New age PLM solutions today provide capabilities extending from the core functions of engineering data management, to process management applications, to cross functional process solutions. These enable the CTO organization to effectively leverage all domain teams and supply chain partners for both engineering and operational efficiency. The key cross functional process enablement through new age PLM that has the highest attention today from all stakeholders -- user enterprises, PLM product providers and system integrators, are probably quality management, systems engineering, and manufacturing process planning. These functionalities are available in leading PLM suites out-of-the-box or are enabled by the framework that the PLM platform provides.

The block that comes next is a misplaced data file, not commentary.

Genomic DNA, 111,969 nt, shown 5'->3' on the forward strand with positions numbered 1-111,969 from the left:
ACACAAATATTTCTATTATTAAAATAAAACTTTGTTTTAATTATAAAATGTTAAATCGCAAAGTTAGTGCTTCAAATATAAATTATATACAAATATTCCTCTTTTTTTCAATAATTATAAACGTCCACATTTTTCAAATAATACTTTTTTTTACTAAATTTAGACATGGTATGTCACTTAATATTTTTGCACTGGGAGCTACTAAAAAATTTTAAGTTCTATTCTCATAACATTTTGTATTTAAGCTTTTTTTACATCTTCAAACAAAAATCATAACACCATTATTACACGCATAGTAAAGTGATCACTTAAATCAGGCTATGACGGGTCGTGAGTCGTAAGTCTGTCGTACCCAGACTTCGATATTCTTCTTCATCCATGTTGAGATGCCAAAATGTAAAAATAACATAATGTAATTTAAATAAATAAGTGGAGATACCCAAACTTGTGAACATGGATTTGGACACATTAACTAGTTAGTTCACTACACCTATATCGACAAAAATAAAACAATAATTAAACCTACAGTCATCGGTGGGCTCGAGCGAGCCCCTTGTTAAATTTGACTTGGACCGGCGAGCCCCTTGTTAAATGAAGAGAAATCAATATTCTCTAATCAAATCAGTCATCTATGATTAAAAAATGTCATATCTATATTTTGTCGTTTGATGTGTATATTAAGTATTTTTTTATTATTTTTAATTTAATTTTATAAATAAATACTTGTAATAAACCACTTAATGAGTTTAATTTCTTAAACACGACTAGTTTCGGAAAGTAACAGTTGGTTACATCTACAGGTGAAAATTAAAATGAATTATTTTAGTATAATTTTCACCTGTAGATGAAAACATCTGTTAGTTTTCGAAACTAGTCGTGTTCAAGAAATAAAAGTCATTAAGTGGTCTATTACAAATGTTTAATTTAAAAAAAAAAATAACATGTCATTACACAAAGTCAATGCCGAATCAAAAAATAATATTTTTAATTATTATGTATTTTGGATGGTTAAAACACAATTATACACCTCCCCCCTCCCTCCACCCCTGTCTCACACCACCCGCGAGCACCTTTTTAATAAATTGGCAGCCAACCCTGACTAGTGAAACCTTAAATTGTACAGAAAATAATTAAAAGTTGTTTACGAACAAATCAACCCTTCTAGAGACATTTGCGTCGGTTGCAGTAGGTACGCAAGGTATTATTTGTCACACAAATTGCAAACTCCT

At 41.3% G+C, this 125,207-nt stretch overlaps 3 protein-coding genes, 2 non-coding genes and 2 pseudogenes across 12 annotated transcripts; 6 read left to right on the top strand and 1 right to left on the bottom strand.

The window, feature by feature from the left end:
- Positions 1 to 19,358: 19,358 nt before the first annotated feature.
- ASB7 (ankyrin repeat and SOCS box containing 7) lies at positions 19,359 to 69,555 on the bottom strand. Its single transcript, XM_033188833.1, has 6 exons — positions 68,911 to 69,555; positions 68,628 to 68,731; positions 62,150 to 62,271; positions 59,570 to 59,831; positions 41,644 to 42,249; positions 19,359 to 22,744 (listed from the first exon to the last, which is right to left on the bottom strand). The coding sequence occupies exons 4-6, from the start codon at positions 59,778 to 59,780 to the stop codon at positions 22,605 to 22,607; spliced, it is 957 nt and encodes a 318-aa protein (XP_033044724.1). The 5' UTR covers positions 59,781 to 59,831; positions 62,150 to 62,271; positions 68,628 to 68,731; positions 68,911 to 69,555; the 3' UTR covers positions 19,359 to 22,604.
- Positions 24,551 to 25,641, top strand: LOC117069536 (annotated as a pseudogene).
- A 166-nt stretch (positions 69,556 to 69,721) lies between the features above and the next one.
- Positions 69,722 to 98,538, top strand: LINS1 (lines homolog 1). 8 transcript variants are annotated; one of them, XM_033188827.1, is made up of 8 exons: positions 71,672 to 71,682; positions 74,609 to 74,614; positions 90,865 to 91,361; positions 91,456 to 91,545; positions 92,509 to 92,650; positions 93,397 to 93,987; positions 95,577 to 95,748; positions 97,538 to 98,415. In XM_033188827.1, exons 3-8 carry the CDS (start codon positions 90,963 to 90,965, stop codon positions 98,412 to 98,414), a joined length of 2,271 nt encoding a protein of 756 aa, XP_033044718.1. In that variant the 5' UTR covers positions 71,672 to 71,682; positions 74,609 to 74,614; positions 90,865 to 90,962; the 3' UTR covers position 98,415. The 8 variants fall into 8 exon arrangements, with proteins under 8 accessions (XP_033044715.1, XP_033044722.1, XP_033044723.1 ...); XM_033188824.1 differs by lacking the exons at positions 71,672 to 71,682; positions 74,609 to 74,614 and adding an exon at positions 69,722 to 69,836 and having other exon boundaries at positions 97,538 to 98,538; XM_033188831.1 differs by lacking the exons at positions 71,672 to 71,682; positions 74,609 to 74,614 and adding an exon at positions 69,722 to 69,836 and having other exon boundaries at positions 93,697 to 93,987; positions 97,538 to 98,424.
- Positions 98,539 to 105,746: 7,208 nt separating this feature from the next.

Product Quality Management across global supply chains is clearly a key cross functional process and involves steps like QFD, FMEA, PPAP, CAPA and more that need to align with the new product development lifecycle, for diverse markets. So, we are talking about multiple functions -- marketing, requirements, product definition, product engineering, quality and manufacturing engineering.
While the NPD processes are well covered in PLM applications, the quality processes are still largely managed with standalone applications. An integrated quality management solution can easily be deployed on a PLM backbone, by linking the quality steps, and integrating the relevant quality processes with the corresponding NPD stage. The solution provides a collaborative framework for all functions to manage quality related processes across all phases of product development. We have helped customers to also build in templates to be compliant with any of standard quality systems like APQP, ISO, and QS on the PLM backbone.